|JOBS WITH MONEY...CHANGING IN NORTH AMERICA....with increasing technology industries...from now to the year 2020.....|
Posted by Vishva News Reporter on August 23, 2012
....an April 19, 2011 new study
from TD Economics says:
- For the first time since
the United States more people work
skilled and low-skilled jobs
- as the technological
marginalizes secretaries, bookkeepers, factory workers and clerks...
- This means middle-skilled jobs, which in 1999,
gave American workers
50% employment are disappearing...
- Technology does not have
thus this change in workforce will be happening in Canada and
the rest of the industrialized and developing nations....
- The two jobs for growth at the high end of the skills scale
projected to be
network and systems and data
PVAF is sharing the above very vital life-knowledge so that you can
continue to prosper as you wish on your chosen or new life-path with
your personal life-plan based on knowledge of the changing/evolving job
market in your region of residence.....
To read detailed summary of the above noted job market report please
click on the next line.....
....AND KEEP ON SCROLLING
TO EDUCATE YOURSELF FOR THE NEXT DECADE'S
JOB MARKET IN NORTH AMERICA.....
.....so that you would know how
continually prosper as much as you wish
with you next 5 and 10-year Life Plans....
Photograph by: Ian Lindsay, Postmedia
News Service, Financial Post
Demand for highly skilled workers like laboratory technicians
is increasing in Canada.
.....Shifting skill demand....
are pushed down the skills ladder: Economist....
....Says Beata Caranci, deputy chief economist with TD
and author of the study TD ECONOMICS....
April 21, 2011:By Eric Lam, Financial
© Copyright (c) The Edmonton Journal)
For the first time, the United States has more people working in highly
skilled and low-skilled jobs than middle-skilled workers as the
technological revolution marginalizes secretaries, bookkeepers, factory
workers and clerks, a new study from TD Economics said Tuesday, April
After a decade of decline, the middle-skilled group of workers in the
United States officially fell to a minority 49% of the total workforce
in 2009, said Beata Caranci, deputy chief economist with TD and author
of the study, in an interview.
In 1999, TD data showed 55% of Americans
worked in so-called middle-skilled jobs.
Between 1999 and 2009, the proportion of high-skill workers rose to 31%
from 27%, while 20% of U.S. workers were in low-skill occupations, a
While the results were focused on the United States, the trend is
practically a universal one among developed economies, suggesting
Canada's workforce faces a similar shift.
"Technology does not have borders. We've seen the same kind of
downsizing in manufacturing here," she said. "If the premise is any
routine task can be replaced by technology, then Canadian jobs would be
subject to the same forces."
This is likely because many middle-skill workers, who are neither the
highest-paid nor the highesteducated, hold jobs that are heavily
This includes book-keeping, clerical work, or repetitive
production tasks, which have all suffered as computers and the rise of
the Internet have accelerated the speed of automation over the past
Highly skilled positions, on the other hand, often require high-level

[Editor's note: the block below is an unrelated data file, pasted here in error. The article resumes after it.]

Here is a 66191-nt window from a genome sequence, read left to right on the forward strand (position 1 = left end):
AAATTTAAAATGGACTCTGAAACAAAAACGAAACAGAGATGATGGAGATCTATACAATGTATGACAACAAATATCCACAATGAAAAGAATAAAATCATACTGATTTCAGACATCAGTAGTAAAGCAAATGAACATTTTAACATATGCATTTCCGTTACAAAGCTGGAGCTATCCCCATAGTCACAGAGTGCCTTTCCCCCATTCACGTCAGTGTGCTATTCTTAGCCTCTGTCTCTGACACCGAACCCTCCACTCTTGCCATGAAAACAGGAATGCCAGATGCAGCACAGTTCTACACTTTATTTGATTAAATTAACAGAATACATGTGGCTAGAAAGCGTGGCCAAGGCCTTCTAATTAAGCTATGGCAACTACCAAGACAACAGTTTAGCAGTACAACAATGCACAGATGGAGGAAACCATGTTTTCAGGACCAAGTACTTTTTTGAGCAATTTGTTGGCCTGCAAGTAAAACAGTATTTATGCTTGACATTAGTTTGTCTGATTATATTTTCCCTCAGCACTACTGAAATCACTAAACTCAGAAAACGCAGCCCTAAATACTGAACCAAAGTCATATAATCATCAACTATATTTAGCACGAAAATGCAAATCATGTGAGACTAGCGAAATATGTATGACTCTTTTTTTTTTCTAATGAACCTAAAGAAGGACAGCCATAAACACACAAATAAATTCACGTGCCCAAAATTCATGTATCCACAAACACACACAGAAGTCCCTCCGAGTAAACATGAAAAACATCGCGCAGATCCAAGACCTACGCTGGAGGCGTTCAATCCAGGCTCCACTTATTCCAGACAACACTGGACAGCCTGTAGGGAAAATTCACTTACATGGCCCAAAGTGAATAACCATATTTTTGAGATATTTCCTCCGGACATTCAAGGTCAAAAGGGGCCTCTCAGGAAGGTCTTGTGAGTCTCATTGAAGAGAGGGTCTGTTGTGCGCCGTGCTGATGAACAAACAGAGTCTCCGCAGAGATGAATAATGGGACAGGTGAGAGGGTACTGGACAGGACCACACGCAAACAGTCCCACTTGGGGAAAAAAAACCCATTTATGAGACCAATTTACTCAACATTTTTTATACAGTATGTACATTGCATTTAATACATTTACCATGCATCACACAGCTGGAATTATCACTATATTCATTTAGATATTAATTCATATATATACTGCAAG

reasoning or complex decision-making.
And low-skill positions tend to be
the domain of those with little formal education and focused on manual
labour. Examples include janitors and security personnel.
This leaves Ontario, home to a wide manufacturing base as well as
well-developed financial services and major technology hubs, in an
"Ontario is a bit unique. Whereas in the United States the Northeast has
carved out a hub and a firstmover advantage in biotech, and venture
capital markets on top of the South, which has a labour advantage of its
own in terms of the low cost of labour, Ontario is a mix of the two,"
she said. "So it might not be a story of the province, but rather of
regions, say Toronto versus Windsor."
In the United States, northeastern states such as New Jersey,
Massachusetts, New York and Connecticut have developed an advantage in
attracting highly skilled labour, while sunny southern states such as
Florida, dependent on the tourism industry, are dominated by low-skill
jobs while also nurturing burgeoning high-skill industries.>
Stuck playing catch-up are states and regions with large middle-skill
manufacturing bases, such as the Carolinas and sprawling manufacturing
centres in southwestern Ontario.
While some workers can be retrained, such as a bookkeeper learning to
use account software, not all middle-skilled workers will get the
"The question is what to do with those middle-skilled workers who lose
those jobs," Ms. Caranci said. "The idea is to push them up the skills
ladder, and that's a policy challenge."
However, there is a real risk that a portion of those workers are being
pushed down the ladder instead.
"We can't have everybody in the same job. You do need someone to clean
those buildings and dig those ditches. The unfortunate thing is
middle-skilled jobs are better-paying. And if it is those people who are
losing out on opportunities to move up, then that means less money
circulating in consumption and less money to pay off debt," Ms. Caranci
Interestingly though, the U.S. Bureau of Labor Statistics has identified
the top five fastest-growing low-skill professions in the United States
projected through 2018 as all health related, including home health
aides, physical therapist aides, as well as dental and medical
Considering the aging populations on both sides of the border, it is
likely Canada will also see strong growth in this sector, she said.
The two jobs for growth at the high end of the skills scale were
projected to be biomedical engineers and network and systems and data
|......lying on your resume is not a good
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